Free Newsletters - Space News - Defense Alert - Environment Report - Energy Monitor
. 24/7 Space News .




STELLAR CHEMISTRY
ALMA exposes hidden star factories in the early universe
by Staff Writers
Tucson AZ (SPX) Mar 14, 2013


Cosmic donut: This image combines data from ALMA and the Hubble Space Telescope. Shown in red is the distant, background galaxy, being distorted by the gravitational lens effect produced by the galaxy in the foreground, depicted as the blue dot seen by Hubble. The background galaxy appears warped into a so-called Einstein ring: a circle of light around the foreground galaxy. Credit: Dan Marrone.

Some of the brightest galaxies in the universe - infant galaxies that churned out tens of thousands of stars each year at the dawn of the universe - evolved much sooner and in greater numbers than previously thought, according to new measurements obtained by University of Arizona astronomers.

The results are published in a set of papers to appear in the journal Nature on March 14 and in the Astrophysical Journal. The research is the most recent example of the discoveries coming from the new international ALMA observatory, which celebrates its inauguration today.

ALMA, which stands for Atacama Large Millimeter/submillimeter Array, is an array of 66 radio telescopes located in the dry and cloudless Atacama Desert in Chile.

The most intense bursts of star birth are thought to have occurred in the early universe, in massive, bright galaxies. These starburst galaxies used to convert vast reservoirs of cosmic gas and dust into new stars at a furious pace - many hundreds of times faster than in stately spiral galaxies like our own Milky Way.

By looking far into space, at galaxies so distant that their light has taken many billions of years to reach us, astronomers can observe this busy period in the universe's youth.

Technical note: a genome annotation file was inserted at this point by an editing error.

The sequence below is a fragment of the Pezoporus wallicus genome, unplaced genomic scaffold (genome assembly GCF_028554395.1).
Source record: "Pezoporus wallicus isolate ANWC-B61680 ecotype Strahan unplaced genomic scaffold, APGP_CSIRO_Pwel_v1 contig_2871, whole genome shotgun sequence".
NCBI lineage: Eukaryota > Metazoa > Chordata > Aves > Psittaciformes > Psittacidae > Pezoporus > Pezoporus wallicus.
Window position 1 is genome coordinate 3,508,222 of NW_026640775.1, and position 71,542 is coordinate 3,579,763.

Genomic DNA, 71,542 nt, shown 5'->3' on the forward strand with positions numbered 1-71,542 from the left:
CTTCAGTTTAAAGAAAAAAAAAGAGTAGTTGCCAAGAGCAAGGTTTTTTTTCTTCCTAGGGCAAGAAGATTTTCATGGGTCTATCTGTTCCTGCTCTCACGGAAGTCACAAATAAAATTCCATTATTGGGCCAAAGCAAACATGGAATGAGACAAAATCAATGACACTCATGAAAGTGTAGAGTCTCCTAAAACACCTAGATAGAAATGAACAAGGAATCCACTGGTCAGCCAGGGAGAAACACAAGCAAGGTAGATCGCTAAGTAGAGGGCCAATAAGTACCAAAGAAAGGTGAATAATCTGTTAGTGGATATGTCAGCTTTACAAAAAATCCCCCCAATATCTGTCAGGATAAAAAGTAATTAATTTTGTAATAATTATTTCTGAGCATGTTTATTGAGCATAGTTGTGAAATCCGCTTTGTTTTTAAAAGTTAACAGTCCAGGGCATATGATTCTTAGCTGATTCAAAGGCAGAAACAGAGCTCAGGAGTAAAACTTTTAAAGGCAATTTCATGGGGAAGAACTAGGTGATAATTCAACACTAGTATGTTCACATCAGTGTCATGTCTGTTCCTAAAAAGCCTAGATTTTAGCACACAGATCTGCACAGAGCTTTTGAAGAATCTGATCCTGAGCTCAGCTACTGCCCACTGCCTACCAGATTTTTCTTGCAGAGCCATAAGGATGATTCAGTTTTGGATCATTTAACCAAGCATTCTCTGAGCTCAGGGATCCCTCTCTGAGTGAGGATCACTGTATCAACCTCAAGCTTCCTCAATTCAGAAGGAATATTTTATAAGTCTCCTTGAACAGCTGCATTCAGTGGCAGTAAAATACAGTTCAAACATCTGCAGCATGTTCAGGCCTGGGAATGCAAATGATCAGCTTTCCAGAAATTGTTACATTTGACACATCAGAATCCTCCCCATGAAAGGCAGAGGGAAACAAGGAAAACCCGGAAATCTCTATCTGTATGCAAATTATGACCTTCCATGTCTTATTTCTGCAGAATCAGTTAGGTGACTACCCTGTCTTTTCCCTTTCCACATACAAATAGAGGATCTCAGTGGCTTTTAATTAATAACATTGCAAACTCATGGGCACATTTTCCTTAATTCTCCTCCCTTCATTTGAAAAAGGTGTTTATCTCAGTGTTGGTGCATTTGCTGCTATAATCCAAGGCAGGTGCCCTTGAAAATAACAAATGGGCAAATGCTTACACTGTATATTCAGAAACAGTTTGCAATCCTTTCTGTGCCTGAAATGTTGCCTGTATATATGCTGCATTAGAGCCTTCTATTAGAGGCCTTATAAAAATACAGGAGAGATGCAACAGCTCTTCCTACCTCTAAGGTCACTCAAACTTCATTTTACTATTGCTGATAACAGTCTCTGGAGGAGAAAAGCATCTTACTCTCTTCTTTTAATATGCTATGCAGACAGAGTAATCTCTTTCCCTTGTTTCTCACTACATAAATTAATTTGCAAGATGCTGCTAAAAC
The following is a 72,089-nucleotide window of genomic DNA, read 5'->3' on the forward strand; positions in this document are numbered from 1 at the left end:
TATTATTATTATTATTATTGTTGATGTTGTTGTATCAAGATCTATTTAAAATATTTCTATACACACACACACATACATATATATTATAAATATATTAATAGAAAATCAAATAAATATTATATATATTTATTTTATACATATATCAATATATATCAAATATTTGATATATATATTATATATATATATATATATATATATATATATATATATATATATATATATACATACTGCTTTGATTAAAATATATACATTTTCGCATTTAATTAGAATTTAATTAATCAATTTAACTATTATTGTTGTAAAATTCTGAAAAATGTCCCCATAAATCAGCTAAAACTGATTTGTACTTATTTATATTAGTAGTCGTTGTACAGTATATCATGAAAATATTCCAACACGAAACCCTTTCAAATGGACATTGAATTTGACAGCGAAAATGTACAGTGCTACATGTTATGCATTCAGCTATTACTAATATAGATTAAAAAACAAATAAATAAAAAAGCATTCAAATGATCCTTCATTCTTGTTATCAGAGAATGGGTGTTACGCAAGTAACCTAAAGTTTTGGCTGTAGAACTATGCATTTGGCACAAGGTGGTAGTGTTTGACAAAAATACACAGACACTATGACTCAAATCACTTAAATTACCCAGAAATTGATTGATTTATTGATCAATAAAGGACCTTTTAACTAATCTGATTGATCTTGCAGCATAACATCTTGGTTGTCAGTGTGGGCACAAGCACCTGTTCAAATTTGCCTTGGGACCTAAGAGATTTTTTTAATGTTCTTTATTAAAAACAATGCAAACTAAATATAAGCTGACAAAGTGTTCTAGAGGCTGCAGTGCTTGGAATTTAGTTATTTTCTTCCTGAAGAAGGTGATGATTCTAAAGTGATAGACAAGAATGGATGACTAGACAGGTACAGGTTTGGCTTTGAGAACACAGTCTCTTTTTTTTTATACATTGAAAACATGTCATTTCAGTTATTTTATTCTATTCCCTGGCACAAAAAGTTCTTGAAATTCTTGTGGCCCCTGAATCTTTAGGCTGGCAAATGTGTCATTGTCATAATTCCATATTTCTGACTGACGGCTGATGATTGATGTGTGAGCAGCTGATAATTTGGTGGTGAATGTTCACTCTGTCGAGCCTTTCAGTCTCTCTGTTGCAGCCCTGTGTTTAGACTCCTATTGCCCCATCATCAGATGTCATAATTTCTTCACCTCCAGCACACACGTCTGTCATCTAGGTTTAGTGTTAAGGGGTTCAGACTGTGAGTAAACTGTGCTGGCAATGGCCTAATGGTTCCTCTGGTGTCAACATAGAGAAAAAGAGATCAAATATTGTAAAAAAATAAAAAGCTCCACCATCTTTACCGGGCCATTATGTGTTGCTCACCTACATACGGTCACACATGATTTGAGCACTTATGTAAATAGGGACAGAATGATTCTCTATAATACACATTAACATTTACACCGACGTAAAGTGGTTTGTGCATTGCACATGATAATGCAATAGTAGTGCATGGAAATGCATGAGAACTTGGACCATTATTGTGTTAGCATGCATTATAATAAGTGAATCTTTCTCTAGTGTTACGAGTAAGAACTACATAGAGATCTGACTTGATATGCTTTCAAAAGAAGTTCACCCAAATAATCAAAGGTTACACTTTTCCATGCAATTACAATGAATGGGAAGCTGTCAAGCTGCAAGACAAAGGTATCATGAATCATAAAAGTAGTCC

"Even though these galaxies are among the brightest objects in the universe, they are very hard to see with telescopes that detect visible light, such as the Hubble Space Telescope," said Dan Marrone, an assistant professor at the UA's Steward Observatory and a leading author on the publications.

The reason, Marrone explained, is that these young galaxies are enshrouded in thick clouds of dust. "Instead, we use ALMA to look for them in light coming from the dust itself. To ALMA, these are some of the brightest objects in the sky outside our own galaxy."

The international team of researchers first discovered these distant and enigmatic starburst galaxies with the National Science Foundation's 10-meter South Pole Telescope and then used ALMA to zoom in on them to explore the stellar baby boom in the young universe.

They were surprised to find that many of these distant dusty star-forming galaxies are even farther away than expected. This means that, on average, their bursts of star birth took place 12 billion years ago, when the universe was just under 2 billion years old - a full billion years earlier than previously thought.

Two of these galaxies are the most distant of their kind ever seen - so distant that their light began its journey when the universe was only 1 billion years old. One of them appears to host the most intense burst of star formation that has ever been seen. Water molecules are also detected in that same galaxy, marking the most distant observations of water in the cosmos published to date.